Recent research conducted by a team of scientists at the RIKEN Center for Emergent Matter Science in Japan has made significant progress in the development of hybrid wave-based devices. The research focuses on creating a strong coupling between two different forms of waves—magnons and phonons—in a thin film at room temperature. This breakthrough opens up new possibilities for the manipulation and storage of information in innovative ways.

The traditional computing devices we use today rely on the movement of electric charge—electrons. However, there are limitations to the speed at which electrons can travel, and their movement results in the generation of heat, leading to energy losses and environmental concerns. In response to these challenges, scientists are exploring alternative forms of energy, such as sound, light, and spin, to develop devices with fewer losses.

In the study published in Physical Review Letters, the researchers focused on magnons and phonons as two wave-like forms of energy. Magnons are quasiparticles that represent the collective excitation of spins, a magnetic property, while phonons are acoustic phenomena consisting of surface waves traveling along a film. The team aimed to establish a strong coupling between these two wave forms to pave the way for the development of hybrid wave-based devices.

One of the significant challenges faced by the researchers was the difficulty in linking regular sound waves on surfaces with magnets. To address this issue, the team utilized a different type of sound waves known as shear sound waves, which proved to be a better match for magnets. The researchers developed a nano-structured surface acoustic wave resonator, a small on-chip device that confines ultrasound waves to a specific location and enhances shear sound waves, facilitating a strong coupling with magnets in the resonator.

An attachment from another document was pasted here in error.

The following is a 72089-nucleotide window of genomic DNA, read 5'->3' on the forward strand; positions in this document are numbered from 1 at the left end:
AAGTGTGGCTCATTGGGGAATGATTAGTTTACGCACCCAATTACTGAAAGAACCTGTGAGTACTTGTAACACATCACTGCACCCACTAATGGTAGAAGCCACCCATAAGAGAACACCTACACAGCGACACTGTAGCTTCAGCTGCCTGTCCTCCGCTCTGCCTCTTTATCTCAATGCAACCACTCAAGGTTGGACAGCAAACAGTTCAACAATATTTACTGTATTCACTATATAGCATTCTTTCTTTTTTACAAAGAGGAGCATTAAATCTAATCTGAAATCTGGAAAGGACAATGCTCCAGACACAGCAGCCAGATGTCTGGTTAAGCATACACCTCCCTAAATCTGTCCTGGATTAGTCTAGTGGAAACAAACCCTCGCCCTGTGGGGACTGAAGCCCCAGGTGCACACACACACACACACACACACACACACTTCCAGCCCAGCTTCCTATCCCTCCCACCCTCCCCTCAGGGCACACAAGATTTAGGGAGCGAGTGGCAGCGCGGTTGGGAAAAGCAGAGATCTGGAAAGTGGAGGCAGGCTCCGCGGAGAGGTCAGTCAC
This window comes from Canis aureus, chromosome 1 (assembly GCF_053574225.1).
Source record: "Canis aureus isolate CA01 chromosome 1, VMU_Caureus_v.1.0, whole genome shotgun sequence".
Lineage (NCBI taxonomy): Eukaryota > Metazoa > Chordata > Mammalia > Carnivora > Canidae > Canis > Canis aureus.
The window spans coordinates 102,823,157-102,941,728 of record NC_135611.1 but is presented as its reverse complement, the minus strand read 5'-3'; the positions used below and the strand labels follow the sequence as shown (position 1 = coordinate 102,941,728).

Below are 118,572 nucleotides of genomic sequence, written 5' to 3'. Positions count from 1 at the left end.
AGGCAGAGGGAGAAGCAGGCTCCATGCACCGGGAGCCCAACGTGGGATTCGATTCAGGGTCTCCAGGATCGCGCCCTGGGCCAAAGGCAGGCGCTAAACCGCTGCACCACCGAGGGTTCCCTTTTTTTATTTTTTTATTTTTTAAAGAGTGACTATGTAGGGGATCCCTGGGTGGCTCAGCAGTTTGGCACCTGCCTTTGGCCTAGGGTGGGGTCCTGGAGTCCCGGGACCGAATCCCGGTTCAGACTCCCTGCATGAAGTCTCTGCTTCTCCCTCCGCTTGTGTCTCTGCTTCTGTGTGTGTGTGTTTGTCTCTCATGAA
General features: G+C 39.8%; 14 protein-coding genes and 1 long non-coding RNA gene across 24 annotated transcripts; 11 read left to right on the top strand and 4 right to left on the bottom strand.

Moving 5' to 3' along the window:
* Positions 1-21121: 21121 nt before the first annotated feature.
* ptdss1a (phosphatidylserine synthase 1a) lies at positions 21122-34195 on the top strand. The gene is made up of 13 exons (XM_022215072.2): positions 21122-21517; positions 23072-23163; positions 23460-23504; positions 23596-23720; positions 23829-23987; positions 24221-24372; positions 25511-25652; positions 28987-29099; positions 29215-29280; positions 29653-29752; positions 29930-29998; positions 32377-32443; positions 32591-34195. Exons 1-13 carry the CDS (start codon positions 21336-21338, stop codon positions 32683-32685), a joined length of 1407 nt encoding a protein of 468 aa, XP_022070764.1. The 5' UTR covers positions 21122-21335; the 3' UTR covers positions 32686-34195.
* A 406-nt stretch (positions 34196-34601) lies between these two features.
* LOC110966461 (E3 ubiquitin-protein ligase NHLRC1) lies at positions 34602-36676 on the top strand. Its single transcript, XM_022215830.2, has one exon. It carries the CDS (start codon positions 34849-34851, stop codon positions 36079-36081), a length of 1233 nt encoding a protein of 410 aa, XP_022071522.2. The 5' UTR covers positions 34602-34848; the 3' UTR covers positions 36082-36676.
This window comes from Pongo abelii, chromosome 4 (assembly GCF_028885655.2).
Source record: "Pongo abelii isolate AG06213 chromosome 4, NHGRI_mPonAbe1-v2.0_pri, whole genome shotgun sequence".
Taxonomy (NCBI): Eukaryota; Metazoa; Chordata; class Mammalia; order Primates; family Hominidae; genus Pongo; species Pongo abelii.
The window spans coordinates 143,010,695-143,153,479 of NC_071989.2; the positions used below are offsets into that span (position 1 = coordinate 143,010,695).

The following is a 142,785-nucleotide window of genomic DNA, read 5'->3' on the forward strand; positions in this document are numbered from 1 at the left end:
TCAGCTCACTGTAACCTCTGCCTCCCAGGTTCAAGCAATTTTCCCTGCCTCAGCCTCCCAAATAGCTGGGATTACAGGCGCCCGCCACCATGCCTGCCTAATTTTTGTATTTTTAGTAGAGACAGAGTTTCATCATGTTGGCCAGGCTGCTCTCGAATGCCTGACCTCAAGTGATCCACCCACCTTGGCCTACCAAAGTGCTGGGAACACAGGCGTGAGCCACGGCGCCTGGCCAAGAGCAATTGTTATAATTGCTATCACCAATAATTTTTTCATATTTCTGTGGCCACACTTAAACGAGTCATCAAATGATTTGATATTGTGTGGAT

Through their innovative approach, the team achieved a strong magnet-sound coupling in a Co20Fe60B20 film at room temperature. This breakthrough marks a significant advancement in the field of hybrid wave-based devices and offers exciting prospects for future developments in information processing. According to Jorge Puebla, one of the authors of the study, the research contributes to the study of coherently coupled magnon-phonon quasiparticles, which holds promise for the development of information processing devices with minimal losses.

The successful coupling of magnons and phonons in thin films at room temperature represents a critical milestone in the advancement of hybrid wave-based devices. The research conducted by the team at the RIKEN Center for Emergent Matter Science opens up new possibilities for the development of information processing devices with improved efficiency and reduced energy losses. This innovative approach may lead to groundbreaking progress in the field of wave-based technologies and drive further advancements in information and communication devices.

Physics

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